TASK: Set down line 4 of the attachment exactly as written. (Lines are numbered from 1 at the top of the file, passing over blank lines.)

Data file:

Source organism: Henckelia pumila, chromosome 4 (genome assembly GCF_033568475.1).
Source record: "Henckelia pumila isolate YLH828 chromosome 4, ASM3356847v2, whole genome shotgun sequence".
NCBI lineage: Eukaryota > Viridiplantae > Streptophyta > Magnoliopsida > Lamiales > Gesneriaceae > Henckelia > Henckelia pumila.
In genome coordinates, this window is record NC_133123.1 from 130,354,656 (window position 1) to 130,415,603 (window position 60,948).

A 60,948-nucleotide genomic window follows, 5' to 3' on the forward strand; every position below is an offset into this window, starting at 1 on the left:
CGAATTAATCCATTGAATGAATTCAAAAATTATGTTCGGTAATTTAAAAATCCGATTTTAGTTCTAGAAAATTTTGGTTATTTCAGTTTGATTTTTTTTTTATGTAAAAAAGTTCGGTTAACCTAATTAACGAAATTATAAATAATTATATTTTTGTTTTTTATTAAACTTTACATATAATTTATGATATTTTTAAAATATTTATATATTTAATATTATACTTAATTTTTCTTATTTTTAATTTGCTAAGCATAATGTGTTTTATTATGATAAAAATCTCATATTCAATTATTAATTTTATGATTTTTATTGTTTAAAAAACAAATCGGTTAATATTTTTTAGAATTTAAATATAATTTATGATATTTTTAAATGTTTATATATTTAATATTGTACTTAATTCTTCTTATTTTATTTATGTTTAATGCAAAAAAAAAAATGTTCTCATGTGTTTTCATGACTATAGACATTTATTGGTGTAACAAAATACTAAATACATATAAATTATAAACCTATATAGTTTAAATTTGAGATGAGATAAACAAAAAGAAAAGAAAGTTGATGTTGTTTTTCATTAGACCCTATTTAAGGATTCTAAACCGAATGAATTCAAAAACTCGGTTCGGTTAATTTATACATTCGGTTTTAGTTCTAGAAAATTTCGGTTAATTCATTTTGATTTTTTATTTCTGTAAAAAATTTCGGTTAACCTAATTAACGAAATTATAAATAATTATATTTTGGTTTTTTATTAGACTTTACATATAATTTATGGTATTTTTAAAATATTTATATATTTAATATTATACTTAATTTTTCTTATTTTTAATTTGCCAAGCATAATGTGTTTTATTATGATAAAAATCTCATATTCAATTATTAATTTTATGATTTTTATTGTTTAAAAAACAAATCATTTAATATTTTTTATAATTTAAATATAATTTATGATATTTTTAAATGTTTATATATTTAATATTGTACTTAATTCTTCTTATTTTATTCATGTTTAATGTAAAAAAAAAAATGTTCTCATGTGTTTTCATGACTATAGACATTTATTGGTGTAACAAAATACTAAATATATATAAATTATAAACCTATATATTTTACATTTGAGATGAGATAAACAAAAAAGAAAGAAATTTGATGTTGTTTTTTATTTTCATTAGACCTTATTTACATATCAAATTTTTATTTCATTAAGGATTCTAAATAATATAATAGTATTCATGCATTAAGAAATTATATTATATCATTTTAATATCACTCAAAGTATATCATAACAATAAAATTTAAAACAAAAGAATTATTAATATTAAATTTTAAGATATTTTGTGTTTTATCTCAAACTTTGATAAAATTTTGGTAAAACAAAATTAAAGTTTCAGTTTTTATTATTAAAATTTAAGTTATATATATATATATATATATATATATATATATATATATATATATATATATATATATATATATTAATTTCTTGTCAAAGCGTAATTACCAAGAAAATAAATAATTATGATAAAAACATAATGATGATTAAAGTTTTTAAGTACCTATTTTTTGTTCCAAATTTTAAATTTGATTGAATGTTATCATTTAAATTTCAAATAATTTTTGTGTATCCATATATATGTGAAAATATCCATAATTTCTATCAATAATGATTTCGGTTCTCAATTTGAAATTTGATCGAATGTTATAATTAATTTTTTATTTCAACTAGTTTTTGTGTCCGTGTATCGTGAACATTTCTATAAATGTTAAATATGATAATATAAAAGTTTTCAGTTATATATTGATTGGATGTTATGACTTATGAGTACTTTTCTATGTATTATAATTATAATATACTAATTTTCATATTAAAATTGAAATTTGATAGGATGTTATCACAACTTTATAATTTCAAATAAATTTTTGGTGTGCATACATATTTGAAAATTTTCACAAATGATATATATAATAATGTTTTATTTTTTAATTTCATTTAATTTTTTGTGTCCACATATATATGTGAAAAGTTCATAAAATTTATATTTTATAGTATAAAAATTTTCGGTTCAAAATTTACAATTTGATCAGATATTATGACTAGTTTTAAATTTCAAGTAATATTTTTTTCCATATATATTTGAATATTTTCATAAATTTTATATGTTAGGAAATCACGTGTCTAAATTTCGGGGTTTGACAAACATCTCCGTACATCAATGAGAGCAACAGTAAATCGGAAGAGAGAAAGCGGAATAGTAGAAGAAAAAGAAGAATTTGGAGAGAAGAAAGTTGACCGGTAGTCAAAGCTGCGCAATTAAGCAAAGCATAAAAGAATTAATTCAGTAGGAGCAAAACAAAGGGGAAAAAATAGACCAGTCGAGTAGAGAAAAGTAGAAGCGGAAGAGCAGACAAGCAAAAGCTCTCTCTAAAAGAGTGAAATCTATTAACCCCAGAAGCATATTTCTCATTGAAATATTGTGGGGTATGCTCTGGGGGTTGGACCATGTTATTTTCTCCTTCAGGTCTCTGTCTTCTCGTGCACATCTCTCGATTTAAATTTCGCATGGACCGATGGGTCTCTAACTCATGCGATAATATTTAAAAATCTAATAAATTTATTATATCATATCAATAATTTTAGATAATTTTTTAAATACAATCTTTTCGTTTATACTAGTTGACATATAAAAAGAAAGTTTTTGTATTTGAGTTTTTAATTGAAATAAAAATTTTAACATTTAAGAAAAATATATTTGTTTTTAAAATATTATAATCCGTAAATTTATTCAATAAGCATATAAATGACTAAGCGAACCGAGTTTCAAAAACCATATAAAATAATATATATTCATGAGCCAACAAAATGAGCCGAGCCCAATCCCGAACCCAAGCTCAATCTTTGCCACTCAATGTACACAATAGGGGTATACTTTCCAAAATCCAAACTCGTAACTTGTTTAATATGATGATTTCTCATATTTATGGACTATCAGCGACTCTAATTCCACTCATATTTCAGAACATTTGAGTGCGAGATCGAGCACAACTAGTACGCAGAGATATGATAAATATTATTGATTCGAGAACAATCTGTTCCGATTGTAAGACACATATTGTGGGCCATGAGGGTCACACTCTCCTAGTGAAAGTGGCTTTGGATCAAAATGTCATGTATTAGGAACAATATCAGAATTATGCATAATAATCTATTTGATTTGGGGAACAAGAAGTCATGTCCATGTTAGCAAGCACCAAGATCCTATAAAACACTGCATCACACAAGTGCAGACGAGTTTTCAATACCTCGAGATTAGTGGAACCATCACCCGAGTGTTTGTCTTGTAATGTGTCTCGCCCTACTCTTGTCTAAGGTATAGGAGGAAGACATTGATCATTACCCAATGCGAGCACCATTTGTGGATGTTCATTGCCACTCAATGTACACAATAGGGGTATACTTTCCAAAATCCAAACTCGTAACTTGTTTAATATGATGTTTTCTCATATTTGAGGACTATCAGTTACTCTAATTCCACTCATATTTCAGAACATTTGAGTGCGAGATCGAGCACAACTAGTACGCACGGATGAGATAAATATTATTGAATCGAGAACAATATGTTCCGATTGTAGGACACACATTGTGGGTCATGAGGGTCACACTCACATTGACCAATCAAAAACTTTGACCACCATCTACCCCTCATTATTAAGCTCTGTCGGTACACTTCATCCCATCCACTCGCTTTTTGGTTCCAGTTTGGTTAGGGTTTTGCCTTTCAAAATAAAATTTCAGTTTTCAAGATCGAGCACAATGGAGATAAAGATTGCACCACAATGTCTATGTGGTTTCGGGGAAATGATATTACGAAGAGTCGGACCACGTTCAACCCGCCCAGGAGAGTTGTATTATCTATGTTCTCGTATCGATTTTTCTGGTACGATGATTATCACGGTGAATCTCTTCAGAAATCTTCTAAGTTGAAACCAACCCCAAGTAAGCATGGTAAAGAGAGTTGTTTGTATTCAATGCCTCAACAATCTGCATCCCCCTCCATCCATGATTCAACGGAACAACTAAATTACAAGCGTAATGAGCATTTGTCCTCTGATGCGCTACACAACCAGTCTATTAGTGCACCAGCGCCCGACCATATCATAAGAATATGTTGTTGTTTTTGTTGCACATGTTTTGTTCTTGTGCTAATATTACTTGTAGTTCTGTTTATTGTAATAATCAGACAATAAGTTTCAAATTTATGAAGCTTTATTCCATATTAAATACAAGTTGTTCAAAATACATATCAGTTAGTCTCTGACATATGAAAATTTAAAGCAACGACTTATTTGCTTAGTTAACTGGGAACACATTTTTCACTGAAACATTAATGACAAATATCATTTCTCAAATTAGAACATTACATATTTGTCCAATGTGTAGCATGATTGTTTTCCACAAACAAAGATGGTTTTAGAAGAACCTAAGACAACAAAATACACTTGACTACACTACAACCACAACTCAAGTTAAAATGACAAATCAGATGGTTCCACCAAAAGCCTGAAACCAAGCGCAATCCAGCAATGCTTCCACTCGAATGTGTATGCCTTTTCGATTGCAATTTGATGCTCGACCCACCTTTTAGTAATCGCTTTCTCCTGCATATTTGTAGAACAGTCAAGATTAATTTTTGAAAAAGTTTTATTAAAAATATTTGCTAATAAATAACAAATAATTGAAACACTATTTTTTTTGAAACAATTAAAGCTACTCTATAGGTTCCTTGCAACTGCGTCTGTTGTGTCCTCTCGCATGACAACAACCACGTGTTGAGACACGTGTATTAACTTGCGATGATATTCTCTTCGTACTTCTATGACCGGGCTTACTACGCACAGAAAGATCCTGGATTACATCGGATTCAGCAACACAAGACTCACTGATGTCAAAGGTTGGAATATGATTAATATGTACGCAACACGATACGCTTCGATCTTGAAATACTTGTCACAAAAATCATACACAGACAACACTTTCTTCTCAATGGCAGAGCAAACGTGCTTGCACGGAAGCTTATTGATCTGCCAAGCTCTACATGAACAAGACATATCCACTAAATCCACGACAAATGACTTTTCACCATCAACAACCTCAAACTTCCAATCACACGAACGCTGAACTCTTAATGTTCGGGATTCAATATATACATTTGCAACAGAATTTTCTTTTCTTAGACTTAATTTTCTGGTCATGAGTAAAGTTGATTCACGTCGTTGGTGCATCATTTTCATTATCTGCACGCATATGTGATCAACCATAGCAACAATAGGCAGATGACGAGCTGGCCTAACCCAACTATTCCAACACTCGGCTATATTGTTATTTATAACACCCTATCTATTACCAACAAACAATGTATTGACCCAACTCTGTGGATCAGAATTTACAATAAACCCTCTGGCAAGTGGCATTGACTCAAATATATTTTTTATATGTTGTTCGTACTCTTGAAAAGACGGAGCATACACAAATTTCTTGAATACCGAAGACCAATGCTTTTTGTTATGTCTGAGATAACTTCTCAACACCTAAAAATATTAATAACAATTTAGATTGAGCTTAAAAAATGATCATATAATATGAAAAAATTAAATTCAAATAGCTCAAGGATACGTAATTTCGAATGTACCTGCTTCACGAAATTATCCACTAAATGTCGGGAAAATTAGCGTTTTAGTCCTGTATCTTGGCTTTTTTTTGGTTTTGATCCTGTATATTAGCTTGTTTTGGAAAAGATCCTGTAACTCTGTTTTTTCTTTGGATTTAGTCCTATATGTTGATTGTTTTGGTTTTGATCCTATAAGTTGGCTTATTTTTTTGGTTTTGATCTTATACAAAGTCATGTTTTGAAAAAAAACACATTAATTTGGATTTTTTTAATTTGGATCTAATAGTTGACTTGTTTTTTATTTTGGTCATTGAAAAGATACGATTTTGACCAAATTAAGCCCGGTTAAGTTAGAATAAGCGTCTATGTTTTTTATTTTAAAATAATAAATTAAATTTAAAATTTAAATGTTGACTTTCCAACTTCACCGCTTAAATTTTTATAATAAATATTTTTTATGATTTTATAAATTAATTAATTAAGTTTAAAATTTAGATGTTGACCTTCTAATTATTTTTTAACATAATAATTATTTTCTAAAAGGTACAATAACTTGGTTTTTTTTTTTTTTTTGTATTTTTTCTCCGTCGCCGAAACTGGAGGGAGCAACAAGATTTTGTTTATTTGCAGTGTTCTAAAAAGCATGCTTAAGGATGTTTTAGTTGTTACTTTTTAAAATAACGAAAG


In genome coordinates, this window is record NC_133123.1 from 130,354,656 (window position 1) to 130,415,603 (window position 60,948).